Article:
However, despite the festivities, the event actually does attract top quality competition, with event organisers pulling out all of the stops to make it an unforgettable yet competitive weekend of racing for all. It’s a no brainer then that local lad and Great Ireland Run 10k Champion, Ollie Lockley, (Coach: Dave Lockley. Leeds City/Manx) toes the line just about every year.
Speaking to us from his training camp in Albufeira, which he stresses is “rather windy and rainy”, Ollie, who is coached by his dad Dave Lockley, gives us a lowdown of his winter thus far and thoughts ahead of the event.
“My winter has been good so far, however, I did suffer a bit with a nasty hamstring injury from August to December whilst in Leeds which put me back a bit. But, I went back to the island over Christmas and since then I’ve been training really well”.
Like any 10,000m specialist, his 2019 season began with good old cross country racing. Speaking of his 11th place finish at the Inter Counties in Loughborough, he says “It took me by surprise, I wasn’t expecting to finish that high up”. Just a week later, he completed the Reading Half Marathon in a time of 64:46, placing him 14th on the UK rankings in 2019. “I felt so smooth and it’s the best I’ve ever felt in a race”.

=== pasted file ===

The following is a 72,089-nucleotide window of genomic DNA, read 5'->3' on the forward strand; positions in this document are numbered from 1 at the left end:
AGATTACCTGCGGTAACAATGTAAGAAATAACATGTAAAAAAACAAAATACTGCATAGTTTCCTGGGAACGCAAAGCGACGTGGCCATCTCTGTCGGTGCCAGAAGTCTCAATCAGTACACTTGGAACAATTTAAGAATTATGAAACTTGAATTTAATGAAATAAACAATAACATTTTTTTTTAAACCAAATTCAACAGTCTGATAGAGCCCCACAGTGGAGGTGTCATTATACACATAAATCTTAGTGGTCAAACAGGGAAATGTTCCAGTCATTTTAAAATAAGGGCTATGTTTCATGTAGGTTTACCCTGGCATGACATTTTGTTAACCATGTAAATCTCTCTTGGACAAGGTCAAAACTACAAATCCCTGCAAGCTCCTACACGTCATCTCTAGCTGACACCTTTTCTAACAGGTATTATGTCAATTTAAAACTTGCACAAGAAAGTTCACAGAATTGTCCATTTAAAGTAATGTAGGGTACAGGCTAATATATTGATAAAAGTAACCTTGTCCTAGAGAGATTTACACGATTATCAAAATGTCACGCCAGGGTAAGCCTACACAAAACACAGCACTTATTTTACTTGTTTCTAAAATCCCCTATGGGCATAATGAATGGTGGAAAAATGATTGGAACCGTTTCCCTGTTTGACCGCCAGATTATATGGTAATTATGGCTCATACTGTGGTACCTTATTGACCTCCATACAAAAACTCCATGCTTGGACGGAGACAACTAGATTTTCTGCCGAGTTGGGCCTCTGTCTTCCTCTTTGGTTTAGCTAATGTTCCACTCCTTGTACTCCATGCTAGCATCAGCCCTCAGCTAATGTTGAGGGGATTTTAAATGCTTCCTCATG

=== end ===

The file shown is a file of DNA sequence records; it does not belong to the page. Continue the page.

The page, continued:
His solid start to 2019 of course comes off the back of an excellent 2018 season, which saw him secure his very first England vest. “Getting that England vest for the first time was obviously amazing and a main highlight of my season, but actually going on to win the race in that vest in Dublin is the highlight”. Ollie made his debut in the red and white vest back in April last year and took the Great Ireland 10k title. “I also won the Manchester International in awful weather and on paper that also looks good, but for me, winning the 10k in Dublin was the best”.
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If you had told me last week that I would win the Great Ireland Run, I would have probably laughed in your face. Running for England was a big step up for me, but to win on my debut is unreal. Thank you @englandathletics for selecting me, and thank you @great_run for putting on a brilliant event! Racing with fire in my belly and determined to go all the way! 🔥 🥇 🏴 ✌🏼 #greatirelandrun2018 #greatrun #englandathletics